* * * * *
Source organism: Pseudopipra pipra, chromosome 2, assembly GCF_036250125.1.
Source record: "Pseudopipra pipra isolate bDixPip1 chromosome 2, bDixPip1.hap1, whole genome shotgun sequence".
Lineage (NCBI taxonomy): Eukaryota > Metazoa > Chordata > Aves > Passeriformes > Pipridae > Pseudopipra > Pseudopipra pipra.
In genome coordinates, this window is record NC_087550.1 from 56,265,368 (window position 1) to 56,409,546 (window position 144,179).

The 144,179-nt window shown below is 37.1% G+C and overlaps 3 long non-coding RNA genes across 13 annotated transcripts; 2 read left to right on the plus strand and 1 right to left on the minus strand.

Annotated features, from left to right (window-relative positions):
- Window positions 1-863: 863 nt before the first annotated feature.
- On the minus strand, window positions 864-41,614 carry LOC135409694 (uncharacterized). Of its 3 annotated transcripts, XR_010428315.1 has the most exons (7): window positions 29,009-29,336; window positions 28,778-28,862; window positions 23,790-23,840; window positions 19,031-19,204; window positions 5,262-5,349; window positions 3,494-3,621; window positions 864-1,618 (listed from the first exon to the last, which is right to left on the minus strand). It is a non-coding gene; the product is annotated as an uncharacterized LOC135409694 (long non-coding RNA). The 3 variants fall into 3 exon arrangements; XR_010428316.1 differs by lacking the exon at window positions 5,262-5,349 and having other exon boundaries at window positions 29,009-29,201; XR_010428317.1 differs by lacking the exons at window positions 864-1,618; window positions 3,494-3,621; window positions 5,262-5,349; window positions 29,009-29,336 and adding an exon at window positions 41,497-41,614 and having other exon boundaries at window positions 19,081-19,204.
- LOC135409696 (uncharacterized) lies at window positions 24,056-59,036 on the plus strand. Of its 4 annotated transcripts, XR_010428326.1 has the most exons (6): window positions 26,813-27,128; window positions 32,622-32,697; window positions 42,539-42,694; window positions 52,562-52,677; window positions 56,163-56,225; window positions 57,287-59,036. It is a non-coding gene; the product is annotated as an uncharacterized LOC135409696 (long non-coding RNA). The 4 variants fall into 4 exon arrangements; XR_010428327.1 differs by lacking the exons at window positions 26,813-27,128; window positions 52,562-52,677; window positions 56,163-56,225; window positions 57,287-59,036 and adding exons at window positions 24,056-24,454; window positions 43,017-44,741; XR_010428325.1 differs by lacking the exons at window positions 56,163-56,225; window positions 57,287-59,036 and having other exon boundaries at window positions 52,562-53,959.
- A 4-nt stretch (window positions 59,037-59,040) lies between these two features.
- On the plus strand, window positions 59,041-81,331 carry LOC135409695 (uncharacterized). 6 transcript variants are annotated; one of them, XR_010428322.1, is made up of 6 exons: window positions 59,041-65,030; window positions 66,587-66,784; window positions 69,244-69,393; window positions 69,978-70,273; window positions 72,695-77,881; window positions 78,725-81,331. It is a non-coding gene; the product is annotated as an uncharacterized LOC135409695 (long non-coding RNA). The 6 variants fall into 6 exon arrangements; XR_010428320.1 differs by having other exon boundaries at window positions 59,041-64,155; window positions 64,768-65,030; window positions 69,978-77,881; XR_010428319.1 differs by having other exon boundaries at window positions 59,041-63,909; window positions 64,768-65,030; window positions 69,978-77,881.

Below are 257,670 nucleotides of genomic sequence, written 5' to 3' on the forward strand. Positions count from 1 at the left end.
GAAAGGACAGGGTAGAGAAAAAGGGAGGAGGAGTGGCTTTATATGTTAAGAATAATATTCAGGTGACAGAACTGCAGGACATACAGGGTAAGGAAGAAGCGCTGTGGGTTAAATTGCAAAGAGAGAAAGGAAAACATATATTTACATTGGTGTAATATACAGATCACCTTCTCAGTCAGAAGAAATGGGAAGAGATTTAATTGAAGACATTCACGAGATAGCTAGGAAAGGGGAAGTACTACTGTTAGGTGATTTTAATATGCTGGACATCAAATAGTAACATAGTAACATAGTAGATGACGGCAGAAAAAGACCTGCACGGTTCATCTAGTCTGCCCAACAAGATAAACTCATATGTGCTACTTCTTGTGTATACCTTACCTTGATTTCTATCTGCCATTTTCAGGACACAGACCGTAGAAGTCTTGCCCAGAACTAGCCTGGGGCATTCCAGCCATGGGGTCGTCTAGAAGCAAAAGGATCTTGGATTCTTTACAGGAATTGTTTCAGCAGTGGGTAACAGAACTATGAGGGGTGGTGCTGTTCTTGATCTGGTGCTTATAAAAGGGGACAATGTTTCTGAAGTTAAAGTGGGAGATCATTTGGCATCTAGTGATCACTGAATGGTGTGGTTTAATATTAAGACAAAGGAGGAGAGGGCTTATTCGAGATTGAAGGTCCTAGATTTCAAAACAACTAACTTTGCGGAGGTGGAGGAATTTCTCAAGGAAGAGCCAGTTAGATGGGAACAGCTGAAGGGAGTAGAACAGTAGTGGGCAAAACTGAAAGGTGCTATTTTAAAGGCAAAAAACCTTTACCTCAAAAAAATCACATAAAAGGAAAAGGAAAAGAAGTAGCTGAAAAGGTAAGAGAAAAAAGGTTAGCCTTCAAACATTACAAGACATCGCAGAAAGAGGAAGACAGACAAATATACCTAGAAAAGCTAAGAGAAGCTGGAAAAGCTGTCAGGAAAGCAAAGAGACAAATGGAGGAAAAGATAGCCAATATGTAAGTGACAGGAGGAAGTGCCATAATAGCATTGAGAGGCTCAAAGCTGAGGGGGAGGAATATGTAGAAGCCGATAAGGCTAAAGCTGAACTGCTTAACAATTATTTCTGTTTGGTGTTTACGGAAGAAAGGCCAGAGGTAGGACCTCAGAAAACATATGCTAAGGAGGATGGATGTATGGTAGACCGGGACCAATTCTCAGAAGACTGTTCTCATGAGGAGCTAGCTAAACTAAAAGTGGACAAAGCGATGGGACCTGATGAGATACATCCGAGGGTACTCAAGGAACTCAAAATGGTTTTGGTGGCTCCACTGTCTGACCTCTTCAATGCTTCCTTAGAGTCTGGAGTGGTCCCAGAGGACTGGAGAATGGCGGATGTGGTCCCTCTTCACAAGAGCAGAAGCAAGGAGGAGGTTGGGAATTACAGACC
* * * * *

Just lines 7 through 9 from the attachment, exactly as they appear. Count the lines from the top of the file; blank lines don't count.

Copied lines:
- Window positions 1-863: 863 nt before the first annotated feature.
- On the minus strand, window positions 864-41,614 carry LOC135409694 (uncharacterized). Of its 3 annotated transcripts, XR_010428315.1 has the most exons (7): window positions 29,009-29,336; window positions 28,778-28,862; window positions 23,790-23,840; window positions 19,031-19,204; window positions 5,262-5,349; window positions 3,494-3,621; window positions 864-1,618 (listed from the first exon to the last, which is right to left on the minus strand). It is a non-coding gene; the product is annotated as an uncharacterized LOC135409694 (long non-coding RNA). The 3 variants fall into 3 exon arrangements; XR_010428316.1 differs by lacking the exon at window positions 5,262-5,349 and having other exon boundaries at window positions 29,009-29,201; XR_010428317.1 differs by lacking the exons at window positions 864-1,618; window positions 3,494-3,621; window positions 5,262-5,349; window positions 29,009-29,336 and adding an exon at window positions 41,497-41,614 and having other exon boundaries at window positions 19,081-19,204.
- LOC135409696 (uncharacterized) lies at window positions 24,056-59,036 on the plus strand. Of its 4 annotated transcripts, XR_010428326.1 has the most exons (6): window positions 26,813-27,128; window positions 32,622-32,697; window positions 42,539-42,694; window positions 52,562-52,677; window positions 56,163-56,225; window positions 57,287-59,036. It is a non-coding gene; the product is annotated as an uncharacterized LOC135409696 (long non-coding RNA). The 4 variants fall into 4 exon arrangements; XR_010428327.1 differs by lacking the exons at window positions 26,813-27,128; window positions 52,562-52,677; window positions 56,163-56,225; window positions 57,287-59,036 and adding exons at window positions 24,056-24,454; window positions 43,017-44,741; XR_010428325.1 differs by lacking the exons at window positions 56,163-56,225; window positions 57,287-59,036 and having other exon boundaries at window positions 52,562-53,959.